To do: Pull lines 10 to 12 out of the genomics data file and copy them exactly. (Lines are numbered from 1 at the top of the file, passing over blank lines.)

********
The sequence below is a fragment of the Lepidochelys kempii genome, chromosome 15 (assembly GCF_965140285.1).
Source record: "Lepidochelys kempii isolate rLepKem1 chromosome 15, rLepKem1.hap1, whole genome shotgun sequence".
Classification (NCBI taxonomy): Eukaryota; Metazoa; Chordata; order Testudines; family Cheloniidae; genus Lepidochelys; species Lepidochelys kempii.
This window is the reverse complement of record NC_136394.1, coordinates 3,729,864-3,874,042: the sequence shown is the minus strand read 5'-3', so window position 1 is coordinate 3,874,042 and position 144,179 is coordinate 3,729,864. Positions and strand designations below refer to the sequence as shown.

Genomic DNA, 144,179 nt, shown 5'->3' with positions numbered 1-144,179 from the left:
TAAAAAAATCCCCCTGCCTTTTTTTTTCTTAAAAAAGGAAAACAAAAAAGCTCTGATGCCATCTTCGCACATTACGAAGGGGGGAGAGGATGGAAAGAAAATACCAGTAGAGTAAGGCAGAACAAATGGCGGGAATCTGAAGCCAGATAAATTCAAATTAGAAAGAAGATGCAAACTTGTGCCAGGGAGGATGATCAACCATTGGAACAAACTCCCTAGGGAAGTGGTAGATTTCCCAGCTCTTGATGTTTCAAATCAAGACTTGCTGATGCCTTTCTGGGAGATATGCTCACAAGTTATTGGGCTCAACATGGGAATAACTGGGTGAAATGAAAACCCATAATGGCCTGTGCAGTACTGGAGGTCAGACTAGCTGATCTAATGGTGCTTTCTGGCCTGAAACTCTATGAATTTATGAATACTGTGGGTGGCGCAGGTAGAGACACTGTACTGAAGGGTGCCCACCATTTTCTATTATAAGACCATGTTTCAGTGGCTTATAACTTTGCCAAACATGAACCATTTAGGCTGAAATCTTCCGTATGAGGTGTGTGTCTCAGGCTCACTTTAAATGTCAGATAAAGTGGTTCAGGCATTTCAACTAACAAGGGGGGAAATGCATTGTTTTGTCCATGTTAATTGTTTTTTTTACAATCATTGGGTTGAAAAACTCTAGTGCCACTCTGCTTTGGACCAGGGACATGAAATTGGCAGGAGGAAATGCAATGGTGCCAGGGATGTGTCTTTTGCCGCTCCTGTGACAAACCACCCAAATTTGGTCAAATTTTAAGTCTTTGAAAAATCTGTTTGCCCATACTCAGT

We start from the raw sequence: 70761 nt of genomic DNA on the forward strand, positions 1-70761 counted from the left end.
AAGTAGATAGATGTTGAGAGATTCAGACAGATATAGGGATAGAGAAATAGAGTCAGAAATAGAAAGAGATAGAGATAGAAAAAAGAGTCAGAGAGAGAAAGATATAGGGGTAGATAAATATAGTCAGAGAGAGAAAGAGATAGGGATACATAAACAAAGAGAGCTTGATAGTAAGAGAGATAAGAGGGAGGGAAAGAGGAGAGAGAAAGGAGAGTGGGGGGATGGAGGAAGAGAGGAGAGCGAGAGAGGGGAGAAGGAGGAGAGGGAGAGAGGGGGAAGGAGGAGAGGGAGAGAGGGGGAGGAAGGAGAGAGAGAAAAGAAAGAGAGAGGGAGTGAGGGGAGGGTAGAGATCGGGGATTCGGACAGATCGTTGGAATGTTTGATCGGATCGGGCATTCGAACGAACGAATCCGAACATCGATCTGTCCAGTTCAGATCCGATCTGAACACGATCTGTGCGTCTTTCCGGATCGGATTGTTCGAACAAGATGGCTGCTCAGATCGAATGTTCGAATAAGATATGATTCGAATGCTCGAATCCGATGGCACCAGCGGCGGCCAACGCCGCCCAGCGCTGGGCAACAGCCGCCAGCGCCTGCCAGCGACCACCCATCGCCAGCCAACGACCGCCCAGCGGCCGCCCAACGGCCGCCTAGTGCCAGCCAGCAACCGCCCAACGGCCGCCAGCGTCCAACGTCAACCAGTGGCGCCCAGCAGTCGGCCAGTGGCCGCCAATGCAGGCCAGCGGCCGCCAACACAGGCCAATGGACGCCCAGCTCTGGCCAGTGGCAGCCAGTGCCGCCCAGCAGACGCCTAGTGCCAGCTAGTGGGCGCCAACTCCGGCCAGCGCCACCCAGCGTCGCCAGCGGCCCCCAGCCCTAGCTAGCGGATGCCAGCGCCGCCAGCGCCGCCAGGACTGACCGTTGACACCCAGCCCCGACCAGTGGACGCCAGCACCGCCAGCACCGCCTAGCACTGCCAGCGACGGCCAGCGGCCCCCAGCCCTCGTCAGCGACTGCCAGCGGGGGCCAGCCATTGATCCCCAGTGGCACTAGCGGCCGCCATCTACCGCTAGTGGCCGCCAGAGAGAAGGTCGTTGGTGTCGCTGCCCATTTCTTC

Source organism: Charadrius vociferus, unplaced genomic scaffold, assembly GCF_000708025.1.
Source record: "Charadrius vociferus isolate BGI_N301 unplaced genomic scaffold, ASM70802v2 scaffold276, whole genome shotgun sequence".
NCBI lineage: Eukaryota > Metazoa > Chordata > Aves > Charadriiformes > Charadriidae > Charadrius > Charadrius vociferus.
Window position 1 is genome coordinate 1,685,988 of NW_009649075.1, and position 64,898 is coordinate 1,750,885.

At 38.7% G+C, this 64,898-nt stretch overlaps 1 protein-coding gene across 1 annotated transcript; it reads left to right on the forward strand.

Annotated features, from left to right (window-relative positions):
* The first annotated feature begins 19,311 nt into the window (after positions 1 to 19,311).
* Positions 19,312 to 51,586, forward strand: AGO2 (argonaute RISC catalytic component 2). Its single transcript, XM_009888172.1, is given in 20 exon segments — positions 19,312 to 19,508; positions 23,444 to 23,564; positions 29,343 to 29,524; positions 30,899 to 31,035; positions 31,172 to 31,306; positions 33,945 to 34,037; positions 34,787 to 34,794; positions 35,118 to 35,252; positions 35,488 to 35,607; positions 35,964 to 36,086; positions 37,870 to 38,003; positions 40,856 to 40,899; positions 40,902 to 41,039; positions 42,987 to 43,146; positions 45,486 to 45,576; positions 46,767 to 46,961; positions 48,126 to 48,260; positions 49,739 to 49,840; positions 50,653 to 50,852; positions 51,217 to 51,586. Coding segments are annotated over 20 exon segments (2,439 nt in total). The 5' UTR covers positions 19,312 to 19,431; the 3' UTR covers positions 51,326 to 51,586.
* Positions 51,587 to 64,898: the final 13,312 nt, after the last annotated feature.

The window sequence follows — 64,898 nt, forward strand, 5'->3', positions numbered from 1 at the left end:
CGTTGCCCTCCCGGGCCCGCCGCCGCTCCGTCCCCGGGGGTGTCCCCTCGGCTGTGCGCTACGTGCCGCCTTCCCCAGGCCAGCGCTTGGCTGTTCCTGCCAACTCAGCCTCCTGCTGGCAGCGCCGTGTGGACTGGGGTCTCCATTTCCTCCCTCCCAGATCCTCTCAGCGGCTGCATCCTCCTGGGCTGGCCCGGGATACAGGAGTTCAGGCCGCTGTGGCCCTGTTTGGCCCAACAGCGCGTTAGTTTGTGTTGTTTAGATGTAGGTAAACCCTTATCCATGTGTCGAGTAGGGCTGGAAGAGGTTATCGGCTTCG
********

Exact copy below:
Source record: "Charadrius vociferus isolate BGI_N301 unplaced genomic scaffold, ASM70802v2 scaffold276, whole genome shotgun sequence".
NCBI lineage: Eukaryota > Metazoa > Chordata > Aves > Charadriiformes > Charadriidae > Charadrius > Charadrius vociferus.
Window position 1 is genome coordinate 1,685,988 of NW_009649075.1, and position 64,898 is coordinate 1,750,885.